Seniors’ residences could be part of the national directory of health care providers offered by CMS – News
Seniors’ housing providers are among the stakeholders approached by the federal government for input on a possible centralized national directory of health care providers and services.
The Centers for Medicare & Medicaid Services released an information request Wednesday seeking public input on a possible national directory of health care providers and services. The agency said the move was aimed at improving access to care, reducing burden on clinicians and supporting interoperability across the healthcare industry. The notice is expected to be published Friday in the Federal Register, but is now available in PDF format.
“Easy access to accurate and helpful provider directory information is essential for patients trying to find healthcare that best meets their individualized needs and preferences,” said CMS Administrator Chiquita Brooks. -LaSure, in a press release. “CMS seeks feedback on how a national directory of health care providers could better serve patients and reduce the unnecessary burden placed on providers to maintain dozens of separate directories.”
A CMS spokesperson said McKnight Senior Residence that assisted living, memory care, independent living and operators of continuing care retirement communities are examples of the type of stakeholders the agency wants to hear from during its 60-day comment period, which will end on December 6. The RFI states, “We are specifically requesting comment on entities that may not currently be included in CMS systems,” and specifically mentions post-acute care providers and nursing homes in addition to others. settings.
The request also mentions the Administration on Aging’s Elder Care Resource Locator and asks, “Are there any state or local systems with which it would be beneficial for an NDH to interact , such as those for licensing, accreditation, Medicaid provider registration, emergency response (eg, Patient Unified Lookup System for Emergencies (PULSE)73) or public health?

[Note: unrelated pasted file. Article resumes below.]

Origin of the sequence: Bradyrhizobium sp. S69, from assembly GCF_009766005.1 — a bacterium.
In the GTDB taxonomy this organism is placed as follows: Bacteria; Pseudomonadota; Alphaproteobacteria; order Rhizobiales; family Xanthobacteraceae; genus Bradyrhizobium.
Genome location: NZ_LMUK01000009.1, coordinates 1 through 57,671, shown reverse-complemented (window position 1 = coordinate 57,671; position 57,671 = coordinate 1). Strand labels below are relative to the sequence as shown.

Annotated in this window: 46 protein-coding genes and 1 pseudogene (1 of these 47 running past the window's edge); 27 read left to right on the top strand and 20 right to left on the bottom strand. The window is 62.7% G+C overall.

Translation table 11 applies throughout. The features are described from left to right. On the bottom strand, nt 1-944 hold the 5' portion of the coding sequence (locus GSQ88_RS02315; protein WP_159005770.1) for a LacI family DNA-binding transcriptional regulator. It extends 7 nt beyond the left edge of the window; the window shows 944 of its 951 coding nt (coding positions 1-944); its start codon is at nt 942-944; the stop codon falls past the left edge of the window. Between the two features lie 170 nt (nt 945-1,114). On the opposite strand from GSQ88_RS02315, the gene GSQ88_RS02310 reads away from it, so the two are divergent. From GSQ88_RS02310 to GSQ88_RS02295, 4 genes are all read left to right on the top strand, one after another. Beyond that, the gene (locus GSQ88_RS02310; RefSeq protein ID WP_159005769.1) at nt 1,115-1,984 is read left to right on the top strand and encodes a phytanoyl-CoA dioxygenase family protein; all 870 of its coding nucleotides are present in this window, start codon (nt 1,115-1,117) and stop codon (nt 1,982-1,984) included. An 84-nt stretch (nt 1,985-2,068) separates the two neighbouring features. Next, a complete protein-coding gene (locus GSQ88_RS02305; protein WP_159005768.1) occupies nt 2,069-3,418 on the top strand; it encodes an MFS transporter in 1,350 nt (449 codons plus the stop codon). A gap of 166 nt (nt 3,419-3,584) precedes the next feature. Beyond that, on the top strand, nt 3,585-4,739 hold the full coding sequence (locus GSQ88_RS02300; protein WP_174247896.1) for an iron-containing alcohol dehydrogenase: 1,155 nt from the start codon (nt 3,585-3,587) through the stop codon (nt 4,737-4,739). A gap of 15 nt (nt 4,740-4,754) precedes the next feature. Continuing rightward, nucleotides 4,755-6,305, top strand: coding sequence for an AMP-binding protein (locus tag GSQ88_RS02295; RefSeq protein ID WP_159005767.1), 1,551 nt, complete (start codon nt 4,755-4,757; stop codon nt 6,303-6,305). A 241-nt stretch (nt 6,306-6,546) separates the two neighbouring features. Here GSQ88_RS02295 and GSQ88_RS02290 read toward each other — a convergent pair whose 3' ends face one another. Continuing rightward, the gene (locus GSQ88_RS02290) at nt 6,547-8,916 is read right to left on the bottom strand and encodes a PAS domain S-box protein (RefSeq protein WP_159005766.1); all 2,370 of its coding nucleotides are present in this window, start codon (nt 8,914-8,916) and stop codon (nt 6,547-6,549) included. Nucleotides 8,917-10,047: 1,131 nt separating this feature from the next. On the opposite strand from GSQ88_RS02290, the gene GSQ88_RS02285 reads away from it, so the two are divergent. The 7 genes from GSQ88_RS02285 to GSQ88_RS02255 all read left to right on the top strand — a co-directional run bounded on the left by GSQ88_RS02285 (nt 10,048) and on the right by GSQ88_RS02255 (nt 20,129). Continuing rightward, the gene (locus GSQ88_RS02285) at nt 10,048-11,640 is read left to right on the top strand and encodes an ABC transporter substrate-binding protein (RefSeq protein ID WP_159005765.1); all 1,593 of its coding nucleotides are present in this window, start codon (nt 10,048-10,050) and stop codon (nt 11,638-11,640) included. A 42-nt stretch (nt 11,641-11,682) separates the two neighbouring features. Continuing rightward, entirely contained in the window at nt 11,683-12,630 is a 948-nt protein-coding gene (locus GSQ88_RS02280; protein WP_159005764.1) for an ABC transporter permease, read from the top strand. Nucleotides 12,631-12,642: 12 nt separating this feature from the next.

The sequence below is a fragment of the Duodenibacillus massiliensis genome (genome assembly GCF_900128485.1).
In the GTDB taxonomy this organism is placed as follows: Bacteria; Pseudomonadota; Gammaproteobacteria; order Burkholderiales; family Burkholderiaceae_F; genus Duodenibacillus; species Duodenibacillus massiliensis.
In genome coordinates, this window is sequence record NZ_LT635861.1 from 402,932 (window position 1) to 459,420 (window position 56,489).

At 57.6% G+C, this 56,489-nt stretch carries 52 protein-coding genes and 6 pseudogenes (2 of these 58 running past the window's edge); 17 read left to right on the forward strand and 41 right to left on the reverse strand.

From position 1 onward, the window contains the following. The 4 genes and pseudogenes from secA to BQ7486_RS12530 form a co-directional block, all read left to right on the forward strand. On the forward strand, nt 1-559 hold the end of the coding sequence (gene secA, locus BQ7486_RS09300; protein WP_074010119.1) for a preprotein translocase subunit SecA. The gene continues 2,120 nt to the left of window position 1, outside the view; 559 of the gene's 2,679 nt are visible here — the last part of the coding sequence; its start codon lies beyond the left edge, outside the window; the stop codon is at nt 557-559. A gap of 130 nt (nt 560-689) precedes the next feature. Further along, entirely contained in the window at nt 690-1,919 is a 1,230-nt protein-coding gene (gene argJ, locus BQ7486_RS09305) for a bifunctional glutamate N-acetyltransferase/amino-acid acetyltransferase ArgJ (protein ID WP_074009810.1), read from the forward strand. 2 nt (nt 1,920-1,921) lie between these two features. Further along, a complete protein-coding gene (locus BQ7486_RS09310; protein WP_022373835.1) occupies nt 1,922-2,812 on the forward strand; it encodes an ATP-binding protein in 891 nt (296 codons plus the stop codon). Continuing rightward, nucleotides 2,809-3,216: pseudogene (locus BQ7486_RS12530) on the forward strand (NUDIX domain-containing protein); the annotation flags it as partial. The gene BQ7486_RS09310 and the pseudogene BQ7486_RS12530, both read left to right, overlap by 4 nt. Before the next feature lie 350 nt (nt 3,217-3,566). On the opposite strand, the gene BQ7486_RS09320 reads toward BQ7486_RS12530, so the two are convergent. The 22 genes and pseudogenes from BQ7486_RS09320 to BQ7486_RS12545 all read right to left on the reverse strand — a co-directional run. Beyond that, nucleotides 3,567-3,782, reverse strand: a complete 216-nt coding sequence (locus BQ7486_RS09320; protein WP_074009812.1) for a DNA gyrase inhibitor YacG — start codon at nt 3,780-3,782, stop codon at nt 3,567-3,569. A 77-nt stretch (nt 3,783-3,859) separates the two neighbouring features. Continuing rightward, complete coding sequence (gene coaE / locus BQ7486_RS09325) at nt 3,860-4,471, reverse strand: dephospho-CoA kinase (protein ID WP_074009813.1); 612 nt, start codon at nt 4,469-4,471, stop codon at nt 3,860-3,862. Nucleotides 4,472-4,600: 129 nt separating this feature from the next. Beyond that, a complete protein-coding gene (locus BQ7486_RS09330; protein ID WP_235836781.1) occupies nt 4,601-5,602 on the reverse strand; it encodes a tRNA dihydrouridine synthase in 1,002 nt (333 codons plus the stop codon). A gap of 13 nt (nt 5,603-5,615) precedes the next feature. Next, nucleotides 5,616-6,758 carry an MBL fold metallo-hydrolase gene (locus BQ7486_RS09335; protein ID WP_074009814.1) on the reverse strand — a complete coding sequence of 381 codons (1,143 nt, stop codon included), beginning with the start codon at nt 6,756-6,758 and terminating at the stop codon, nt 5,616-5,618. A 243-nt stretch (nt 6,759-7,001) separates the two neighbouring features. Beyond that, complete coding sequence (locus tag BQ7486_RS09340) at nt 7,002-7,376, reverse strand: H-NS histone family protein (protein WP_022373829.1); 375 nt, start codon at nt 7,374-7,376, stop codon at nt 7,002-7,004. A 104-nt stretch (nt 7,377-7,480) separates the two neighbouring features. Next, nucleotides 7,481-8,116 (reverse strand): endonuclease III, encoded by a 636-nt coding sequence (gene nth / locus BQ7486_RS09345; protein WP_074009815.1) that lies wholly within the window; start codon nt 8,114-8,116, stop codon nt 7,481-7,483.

The spokesperson said McKnight Senior Residence that CMS has not defined who would be included in the Directory but is asking the public and interested stakeholders to give their views on who should be included. The agency specifically requests comments on the directory concept and potential benefits, the types of vendors, entities and data elements that could be included to create value for the healthcare industry, the technical framework of a directory, priorities for a possible progressive implementation and solutions for potential challenges and risks.
“CMS has developed this RFI to gather input and feedback on the current landscape of healthcare directors and the steps CMS could or should take while considering sponsoring an NDH developed and maintained by CMS to help ease the burden providers and improve health care directory information,” the spokesperson said. . “CMS specifically requests public input and feedback on the NDH concept and potential benefits, interactions with current CMS data systems, and impacts on business processes – including the National Plan and Vendor Listing System [NPPES]supplier registration, chain and system of ownership [PECOS] and Care Compare – technical framework, phased approach to implementation, prerequisites and actions CMS should consider taking to address potential challenges and risks.
Health care directories can help individuals identify, compare and locate providers that meet specific needs and preferences, including office accessibility, language spoken and other data, according to a CMS press release. .
“Currently, the healthcare directory landscape is fragmented, resulting in patients sometimes having difficulty finding up-to-date information about providers in their network and providers facing redundant and cumbersome reporting requirements. in multiple databases,” the statement said.
The agency is seeking feedback on how a CMS-led directory could reduce the directory maintenance burden for providers and payers by providing the ability to update their own directories and provide a centralized system.
“A robust health care directory based on modern interoperable technology could significantly improve the availability of provider data and boost the electronic exchange of health data,” according to the agency. “CMS is seeking public input on a directory that could serve as a ‘one-stop data hub’ for all healthcare directories and digital contact information with accurate, up-to-date, and validated data in a publicly accessible index, developed through simplified supplier submission of information.”
CMS said the COVID-19 pandemic has highlighted the need to make data available in a format that would facilitate the exchange of health data between providers and improve public health reporting.
The CMS spokesperson said all responses will be reviewed and considered for possible future action by the agency.